<STRONG>First Roumanian-American Congregation, 89-93 Rivington St.</STRONG>

First Roumanian-American Congregation, 89-93 Rivington St.

The First Roumanian-American Congregation, a synagogue built more than 150 years ago, was known as the "Cantor's Carnegie Hall" for the acoustics created by its high ceiling. The synagogue was torn down in 2006 after its roof collapsed but its entrance's ghost sign remains. According to At the Edge of a Dream: The Story of Jewish Immigrants on New York's Lower East Side, Jacob Pincus – who would go on to achieve fame as opera star Jan Peerce – was one of many cantors "drawn by the synagogue's magnificent acoustics … entertainers Eddie Cantor and Red Buttons were in the congregation's choir. George Burns was a member … Edward G. Robinson lived on Broome St. for a while and celebrated his bar mitzvah" at the synagogue.

<strong>Max Feinberg, 86 Orchard St.</strong>

Max Feinberg, 86 Orchard St.

Pushcarts dominated the streets of the Lower East Side before they were banned in the 1930s but local businessman Max Feinberg thought big. Feinberg bought the building at 86 Orchard St. in 1928 and established his clothing business on the street still famous for its storefront merchants.

"Feinberg provided ready-to-wear children’s clothing, and sold them at wholesale prices on the ground floor of his building, while holding his office on the 2nd floor and storage on the 3rd," notes the Tenement Museum.

<strong>BONUS: Thomas Beauty Salon / Beauty Bar, 231 E. 14th St.</strong>

BONUS: Thomas Beauty Salon / Beauty Bar, 231 E. 14th St.

Paul Devitt converted the venerable salon into a bar in 1995 and the concept has spread across the U.S. Beauty Bar customers can sit under the salon's original hair dryers and enjoy a manicure with their martinis.

<strong>BONUS: Thomas Beauty Salon / Beauty Bar, 231 E. 14th St.</strong>

BONUS: Thomas Beauty Salon / Beauty Bar, 231 E. 14th St.

Though the retro signage at the Beauty Bar seems authentic, its design is based on the original signs of the Thomas Beauty Salon, a 14th Street fixture for 40 years. "We had the original signage for a few years, but had to replace them with similar style signage, due to damage and age," explains Michael Stewart, managing partner of the "beauty saloon." "The only original sign is the one inside the display window."

Photos by Frank Mastropolo

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City Seeks to Streamline Landmarking Process, But Public Doesn’t Want to Be Shut Out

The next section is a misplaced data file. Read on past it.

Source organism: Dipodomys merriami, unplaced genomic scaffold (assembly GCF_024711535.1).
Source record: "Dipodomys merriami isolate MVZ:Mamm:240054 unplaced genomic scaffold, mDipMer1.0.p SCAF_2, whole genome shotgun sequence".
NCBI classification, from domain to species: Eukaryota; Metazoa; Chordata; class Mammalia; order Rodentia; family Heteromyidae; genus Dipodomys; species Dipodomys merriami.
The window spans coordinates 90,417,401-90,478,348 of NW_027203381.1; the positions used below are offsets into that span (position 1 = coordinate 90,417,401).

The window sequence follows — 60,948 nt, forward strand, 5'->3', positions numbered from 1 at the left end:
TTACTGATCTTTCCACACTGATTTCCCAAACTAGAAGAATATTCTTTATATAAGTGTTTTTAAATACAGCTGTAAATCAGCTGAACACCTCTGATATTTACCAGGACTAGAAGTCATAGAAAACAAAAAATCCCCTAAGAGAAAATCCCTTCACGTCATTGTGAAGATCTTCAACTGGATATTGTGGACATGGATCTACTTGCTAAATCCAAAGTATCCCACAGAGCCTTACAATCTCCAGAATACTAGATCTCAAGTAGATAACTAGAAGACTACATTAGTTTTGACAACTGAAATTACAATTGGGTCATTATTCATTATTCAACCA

(Sign provided by the Greenwich Village Society for Historic Preservation)

The Landmarks Preservation Commission wants to speed up its approval of certain building modifications by eliminating public hearings, but preservationists argued yesterday that the move would silence New Yorkers concerned about the historic fabric of their neighborhoods. At a hearing replete with criticism, pleas, hissing, and head-shaking, the crowd spilled out into the hall, brandishing signs that read KEEP YOUR PRESERVATION HATS ON and DON’T CUT THE PUBLIC OUT OF THE PROCESS. Keep Reading »

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UFO Cults, Modern Vaudeville, and More Performance Picks

WEDNESDAY

(image via Wondershow / Eventbrite)

Wondershow
Wednesday, March 28 at Lot 45, 7 pm: $25

When you think of vaudeville, you may imagine charismatic and fast-talking magicians, jokesters, and other memorable figures circa hundreds of years ago. Though it had its heyday in the past, this type of vaudevillian evening is far from extinct, and you can find it tonight in the form of Wondershow, a night helmed by mentalist Eric Walton. In addition to mind-melting tricks from Walton himself, you can also see “elegant sleight of hand” from Alex Boyce, dancing from Jenny Rocha and Her Painted Ladies, and comedic experiences from Jonathan Burns and Harrison Greenbaum. Time Out called this show “professional mindfuckery,” so provided that’s what you’re into and consent is obtained, I assume you shall be in for a treat. Keep Reading »

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The Canadian New Yorker’s Dilemma: Am I a Yankees Fan or a Mets Fan?

As a baseball-loving Canadian living in New York, the 2018 MLB season presents me with an important question: should I root for the Yankees or Mets? This may seem innocuous, but for most sports fans, having a favorite team is an important part of their personal identity. As such, I don’t take this responsibility lightly. The process will involve digging into the deepest and darkest recesses of my history, to figure out which of the two New York ball clubs is worth my love and devotion. It’s like my own little version of the Subway Series. Shall we?

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Samesa, Flower Power and More Will Join Essex Street Market at New Location

Rendering of the future Essex Street Market.

Essex Street Market today named some of the vendors that will join the market when it moves to its new home in the Essex Crossing complex. Among them: Samesa, the popular Middle Eastern takeout spot with a location in Williamsburg, and Flower Power Herbs and Roots, a longstanding East Village herbal apothecary. Also in the mix will be Saffron, a Fort Greene florist, and Josephine’s Feast!, a regular at the Union Square Greenmarket.

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Williamsburg’s Dime Savings Bank Is a Newly Minted Landmark

(Photo via CharneyConstruction.com)